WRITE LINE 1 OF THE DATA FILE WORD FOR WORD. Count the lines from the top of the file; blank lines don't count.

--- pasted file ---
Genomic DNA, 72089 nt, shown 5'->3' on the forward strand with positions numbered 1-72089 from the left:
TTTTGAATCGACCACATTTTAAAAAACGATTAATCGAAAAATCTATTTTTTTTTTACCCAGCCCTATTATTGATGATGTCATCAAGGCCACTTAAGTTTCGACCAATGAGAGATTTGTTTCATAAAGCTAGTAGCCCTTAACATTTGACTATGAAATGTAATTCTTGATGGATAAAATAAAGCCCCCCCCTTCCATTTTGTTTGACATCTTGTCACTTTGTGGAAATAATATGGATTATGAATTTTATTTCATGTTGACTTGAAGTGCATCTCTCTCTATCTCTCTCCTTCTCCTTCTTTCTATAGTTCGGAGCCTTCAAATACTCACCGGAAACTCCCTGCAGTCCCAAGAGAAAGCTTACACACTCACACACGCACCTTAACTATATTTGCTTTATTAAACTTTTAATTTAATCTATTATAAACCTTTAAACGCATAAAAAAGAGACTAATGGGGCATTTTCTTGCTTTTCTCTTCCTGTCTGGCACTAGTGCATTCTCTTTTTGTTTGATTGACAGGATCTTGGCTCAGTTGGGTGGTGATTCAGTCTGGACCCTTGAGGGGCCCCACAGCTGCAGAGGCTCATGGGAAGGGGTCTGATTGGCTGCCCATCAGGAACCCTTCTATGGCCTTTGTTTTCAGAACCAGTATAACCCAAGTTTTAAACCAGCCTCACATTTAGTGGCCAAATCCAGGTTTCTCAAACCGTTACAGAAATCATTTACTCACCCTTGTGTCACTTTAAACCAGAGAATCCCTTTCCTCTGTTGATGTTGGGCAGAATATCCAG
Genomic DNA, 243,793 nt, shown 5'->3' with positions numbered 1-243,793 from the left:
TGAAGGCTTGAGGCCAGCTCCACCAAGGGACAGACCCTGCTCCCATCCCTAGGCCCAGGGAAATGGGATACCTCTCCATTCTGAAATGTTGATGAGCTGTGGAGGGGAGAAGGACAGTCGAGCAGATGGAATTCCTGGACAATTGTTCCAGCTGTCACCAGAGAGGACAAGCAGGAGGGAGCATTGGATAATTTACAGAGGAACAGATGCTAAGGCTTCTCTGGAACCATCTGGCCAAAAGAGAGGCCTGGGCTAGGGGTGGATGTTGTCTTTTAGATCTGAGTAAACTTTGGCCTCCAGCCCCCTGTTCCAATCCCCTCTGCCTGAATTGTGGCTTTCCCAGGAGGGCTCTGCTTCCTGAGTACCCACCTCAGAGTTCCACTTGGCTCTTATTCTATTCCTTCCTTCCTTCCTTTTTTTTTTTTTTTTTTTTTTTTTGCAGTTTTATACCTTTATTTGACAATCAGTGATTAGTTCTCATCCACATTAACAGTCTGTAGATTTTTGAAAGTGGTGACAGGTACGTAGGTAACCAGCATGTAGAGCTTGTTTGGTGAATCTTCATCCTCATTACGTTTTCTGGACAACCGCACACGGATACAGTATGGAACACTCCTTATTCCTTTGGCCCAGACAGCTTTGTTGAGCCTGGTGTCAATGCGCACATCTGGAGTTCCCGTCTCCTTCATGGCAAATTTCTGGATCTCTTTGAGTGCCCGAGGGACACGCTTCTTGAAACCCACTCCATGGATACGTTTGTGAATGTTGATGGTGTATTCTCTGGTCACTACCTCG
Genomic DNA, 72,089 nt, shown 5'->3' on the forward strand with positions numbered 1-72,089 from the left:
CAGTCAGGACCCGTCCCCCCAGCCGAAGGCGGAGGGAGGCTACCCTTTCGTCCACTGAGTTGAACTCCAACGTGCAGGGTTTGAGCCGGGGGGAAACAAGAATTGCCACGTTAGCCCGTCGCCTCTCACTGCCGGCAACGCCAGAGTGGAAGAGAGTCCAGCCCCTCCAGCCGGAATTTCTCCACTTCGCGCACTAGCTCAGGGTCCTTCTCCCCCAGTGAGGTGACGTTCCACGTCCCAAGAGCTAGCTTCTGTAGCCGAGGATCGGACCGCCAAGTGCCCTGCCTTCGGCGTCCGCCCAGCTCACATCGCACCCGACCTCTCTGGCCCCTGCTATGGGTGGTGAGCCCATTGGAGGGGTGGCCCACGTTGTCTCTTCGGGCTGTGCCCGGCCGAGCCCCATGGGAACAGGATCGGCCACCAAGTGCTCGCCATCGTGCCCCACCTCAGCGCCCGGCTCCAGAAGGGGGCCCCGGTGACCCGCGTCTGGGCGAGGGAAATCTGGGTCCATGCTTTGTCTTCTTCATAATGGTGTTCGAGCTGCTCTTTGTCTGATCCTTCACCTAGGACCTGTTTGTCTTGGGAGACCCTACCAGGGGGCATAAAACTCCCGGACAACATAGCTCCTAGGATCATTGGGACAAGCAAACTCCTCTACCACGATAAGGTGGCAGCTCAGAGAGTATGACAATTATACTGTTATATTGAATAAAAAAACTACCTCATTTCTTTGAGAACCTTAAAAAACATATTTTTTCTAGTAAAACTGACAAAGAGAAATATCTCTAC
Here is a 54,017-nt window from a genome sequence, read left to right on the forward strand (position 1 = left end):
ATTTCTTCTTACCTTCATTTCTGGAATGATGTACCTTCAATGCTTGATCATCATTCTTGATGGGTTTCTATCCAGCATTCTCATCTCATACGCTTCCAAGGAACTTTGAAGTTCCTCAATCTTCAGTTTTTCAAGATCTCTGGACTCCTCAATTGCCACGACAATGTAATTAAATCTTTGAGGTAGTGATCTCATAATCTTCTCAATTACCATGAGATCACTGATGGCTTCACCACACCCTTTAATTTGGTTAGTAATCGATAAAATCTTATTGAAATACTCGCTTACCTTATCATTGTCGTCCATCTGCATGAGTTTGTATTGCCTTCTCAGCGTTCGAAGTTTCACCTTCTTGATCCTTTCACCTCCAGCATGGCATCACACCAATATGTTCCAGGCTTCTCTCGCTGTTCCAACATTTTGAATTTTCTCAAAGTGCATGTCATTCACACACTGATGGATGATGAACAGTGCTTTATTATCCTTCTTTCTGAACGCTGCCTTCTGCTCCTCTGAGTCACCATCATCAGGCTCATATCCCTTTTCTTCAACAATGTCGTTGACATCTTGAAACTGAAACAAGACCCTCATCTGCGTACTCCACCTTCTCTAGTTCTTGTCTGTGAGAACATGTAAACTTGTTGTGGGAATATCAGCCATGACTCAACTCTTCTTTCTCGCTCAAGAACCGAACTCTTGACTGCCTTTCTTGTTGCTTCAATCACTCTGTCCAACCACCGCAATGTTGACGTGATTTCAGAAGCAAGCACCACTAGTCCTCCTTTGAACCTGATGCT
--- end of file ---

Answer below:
Genomic DNA, 72089 nt, shown 5'->3' on the forward strand with positions numbered 1-72089 from the left: